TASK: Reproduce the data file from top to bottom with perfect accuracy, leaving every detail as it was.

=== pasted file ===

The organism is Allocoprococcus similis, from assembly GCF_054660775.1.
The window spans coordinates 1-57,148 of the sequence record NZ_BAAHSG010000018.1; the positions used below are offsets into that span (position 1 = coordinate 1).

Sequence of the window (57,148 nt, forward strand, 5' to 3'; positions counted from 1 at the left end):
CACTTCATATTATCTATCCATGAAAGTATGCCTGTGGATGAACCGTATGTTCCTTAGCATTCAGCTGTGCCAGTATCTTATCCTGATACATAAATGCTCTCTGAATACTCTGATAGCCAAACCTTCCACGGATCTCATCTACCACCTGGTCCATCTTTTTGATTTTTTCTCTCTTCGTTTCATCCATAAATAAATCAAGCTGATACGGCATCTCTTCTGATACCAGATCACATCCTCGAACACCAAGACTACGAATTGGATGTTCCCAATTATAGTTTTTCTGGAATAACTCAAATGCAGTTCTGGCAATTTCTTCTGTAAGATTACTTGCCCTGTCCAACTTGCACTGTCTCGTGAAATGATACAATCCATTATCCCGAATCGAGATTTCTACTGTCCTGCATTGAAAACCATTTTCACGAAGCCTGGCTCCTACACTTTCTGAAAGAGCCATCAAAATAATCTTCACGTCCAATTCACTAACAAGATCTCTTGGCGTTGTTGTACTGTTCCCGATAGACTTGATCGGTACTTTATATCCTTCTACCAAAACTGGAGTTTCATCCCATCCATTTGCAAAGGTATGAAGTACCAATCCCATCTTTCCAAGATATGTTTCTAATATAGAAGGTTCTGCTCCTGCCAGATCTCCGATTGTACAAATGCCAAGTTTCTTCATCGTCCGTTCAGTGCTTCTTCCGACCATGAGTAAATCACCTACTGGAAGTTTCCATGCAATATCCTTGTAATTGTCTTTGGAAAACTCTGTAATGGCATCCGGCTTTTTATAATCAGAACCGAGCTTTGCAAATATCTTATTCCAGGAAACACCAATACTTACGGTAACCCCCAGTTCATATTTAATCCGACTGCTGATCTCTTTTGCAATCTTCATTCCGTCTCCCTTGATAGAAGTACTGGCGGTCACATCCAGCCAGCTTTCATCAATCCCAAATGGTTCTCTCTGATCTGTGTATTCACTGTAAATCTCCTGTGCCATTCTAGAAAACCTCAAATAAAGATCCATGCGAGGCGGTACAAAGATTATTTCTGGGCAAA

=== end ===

The organism is Allocoprococcus similis, from assembly GCF_054660775.1.
The window spans coordinates 1-57,148 of the sequence record NZ_BAAHSG010000018.1; the positions used below are offsets into that span (position 1 = coordinate 1).

Sequence of the window (57,148 nt, forward strand, 5' to 3'; positions counted from 1 at the left end):
CACTTCATATTATCTATCCATGAAAGTATGCCTGTGGATGAACCGTATGTTCCTTAGCATTCAGCTGTGCCAGTATCTTATCCTGATACATAAATGCTCTCTGAATACTCTGATAGCCAAACCTTCCACGGATCTCATCTACCACCTGGTCCATCTTTTTGATTTTTTCTCTCTTCGTTTCATCCATAAATAAATCAAGCTGATACGGCATCTCTTCTGATACCAGATCACATCCTCGAACACCAAGACTACGAATTGGATGTTCCCAATTATAGTTTTTCTGGAATAACTCAAATGCAGTTCTGGCAATTTCTTCTGTAAGATTACTTGCCCTGTCCAACTTGCACTGTCTCGTGAAATGATACAATCCATTATCCCGAATCGAGATTTCTACTGTCCTGCATTGAAAACCATTTTCACGAAGCCTGGCTCCTACACTTTCTGAAAGAGCCATCAAAATAATCTTCACGTCCAATTCACTAACAAGATCTCTTGGCGTTGTTGTACTGTTCCCGATAGACTTGATCGGTACTTTATATCCTTCTACCAAAACTGGAGTTTCATCCCATCCATTTGCAAAGGTATGAAGTACCAATCCCATCTTTCCAAGATATGTTTCTAATATAGAAGGTTCTGCTCCTGCCAGATCTCCGATTGTACAAATGCCAAGTTTCTTCATCGTCCGTTCAGTGCTTCTTCCGACCATGAGTAAATCACCTACTGGAAGTTTCCATGCAATATCCTTGTAATTGTCTTTGGAAAACTCTGTAATGGCATCCGGCTTTTTATAATCAGAACCGAGCTTTGCAAATATCTTATTCCAGGAAACACCAATACTTACGGTAACCCCCAGTTCATATTTAATCCGACTGCTGATCTCTTTTGCAATCTTCATTCCGTCTCCCTTGATAGAAGTACTGGCGGTCACATCCAGCCAGCTTTCATCAATCCCAAATGGTTCTCTCTGATCTGTGTATTCACTGTAAATCTCCTGTGCCATTCTAGAAAACCTCAAATAAAGATCCATGCGAGGCGGTACAAAGATTATTTCTGGGCAAA